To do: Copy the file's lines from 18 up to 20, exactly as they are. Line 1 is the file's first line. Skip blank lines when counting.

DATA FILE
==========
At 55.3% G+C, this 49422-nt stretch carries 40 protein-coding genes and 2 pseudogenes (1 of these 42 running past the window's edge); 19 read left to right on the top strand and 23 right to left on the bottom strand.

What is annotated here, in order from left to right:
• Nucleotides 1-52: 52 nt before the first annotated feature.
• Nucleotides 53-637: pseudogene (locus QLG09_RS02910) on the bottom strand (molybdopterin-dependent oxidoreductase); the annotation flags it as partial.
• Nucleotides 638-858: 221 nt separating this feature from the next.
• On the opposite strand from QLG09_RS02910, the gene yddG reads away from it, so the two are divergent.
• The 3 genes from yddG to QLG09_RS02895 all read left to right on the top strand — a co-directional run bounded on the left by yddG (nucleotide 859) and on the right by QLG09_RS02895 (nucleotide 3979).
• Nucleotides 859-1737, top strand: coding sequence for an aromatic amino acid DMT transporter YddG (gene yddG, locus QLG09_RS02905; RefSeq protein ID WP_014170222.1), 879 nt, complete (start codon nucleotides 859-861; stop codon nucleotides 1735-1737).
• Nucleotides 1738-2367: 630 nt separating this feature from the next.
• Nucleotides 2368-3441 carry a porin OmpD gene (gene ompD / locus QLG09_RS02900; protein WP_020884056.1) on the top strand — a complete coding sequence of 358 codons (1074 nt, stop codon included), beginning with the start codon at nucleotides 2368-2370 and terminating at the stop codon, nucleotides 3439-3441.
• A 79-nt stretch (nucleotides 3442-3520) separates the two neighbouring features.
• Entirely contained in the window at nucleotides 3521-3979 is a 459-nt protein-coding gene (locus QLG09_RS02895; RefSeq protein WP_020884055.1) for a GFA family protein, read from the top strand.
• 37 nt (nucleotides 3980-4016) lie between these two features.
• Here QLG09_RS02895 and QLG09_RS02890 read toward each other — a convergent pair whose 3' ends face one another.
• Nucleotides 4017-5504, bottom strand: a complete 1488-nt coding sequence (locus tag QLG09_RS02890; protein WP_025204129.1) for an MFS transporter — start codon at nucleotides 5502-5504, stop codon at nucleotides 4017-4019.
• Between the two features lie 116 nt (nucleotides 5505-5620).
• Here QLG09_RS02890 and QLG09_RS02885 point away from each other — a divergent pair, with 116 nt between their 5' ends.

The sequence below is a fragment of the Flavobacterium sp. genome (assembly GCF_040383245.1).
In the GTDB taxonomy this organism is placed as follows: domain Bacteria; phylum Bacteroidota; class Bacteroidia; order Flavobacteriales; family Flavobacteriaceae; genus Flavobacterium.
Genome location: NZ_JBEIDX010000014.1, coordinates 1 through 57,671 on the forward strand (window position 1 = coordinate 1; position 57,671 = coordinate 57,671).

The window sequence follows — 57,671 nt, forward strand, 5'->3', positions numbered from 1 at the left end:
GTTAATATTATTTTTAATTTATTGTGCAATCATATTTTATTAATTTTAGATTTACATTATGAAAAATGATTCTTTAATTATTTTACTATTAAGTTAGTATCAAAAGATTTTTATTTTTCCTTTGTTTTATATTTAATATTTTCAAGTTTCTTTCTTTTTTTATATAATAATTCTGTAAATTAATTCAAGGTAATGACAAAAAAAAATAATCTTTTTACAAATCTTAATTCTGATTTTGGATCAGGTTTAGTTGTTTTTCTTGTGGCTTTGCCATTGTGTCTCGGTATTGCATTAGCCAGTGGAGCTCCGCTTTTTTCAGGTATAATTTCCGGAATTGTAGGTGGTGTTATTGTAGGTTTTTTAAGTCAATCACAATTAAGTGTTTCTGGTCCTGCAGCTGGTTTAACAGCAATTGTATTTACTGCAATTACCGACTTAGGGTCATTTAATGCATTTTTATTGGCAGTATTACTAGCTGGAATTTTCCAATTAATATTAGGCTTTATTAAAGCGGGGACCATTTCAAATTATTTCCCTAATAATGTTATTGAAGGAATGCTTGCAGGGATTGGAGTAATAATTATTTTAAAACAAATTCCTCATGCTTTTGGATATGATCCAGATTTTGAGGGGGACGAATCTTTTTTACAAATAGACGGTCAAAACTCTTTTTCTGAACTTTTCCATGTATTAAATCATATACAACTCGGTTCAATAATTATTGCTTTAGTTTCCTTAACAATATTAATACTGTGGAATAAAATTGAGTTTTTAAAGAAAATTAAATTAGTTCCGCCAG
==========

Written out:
The sequence below is a fragment of the Flavobacterium sp. genome (assembly GCF_040383245.1).
In the GTDB taxonomy this organism is placed as follows: domain Bacteria; phylum Bacteroidota; class Bacteroidia; order Flavobacteriales; family Flavobacteriaceae; genus Flavobacterium.
Genome location: NZ_JBEIDX010000014.1, coordinates 1 through 57,671 on the forward strand (window position 1 = coordinate 1; position 57,671 = coordinate 57,671).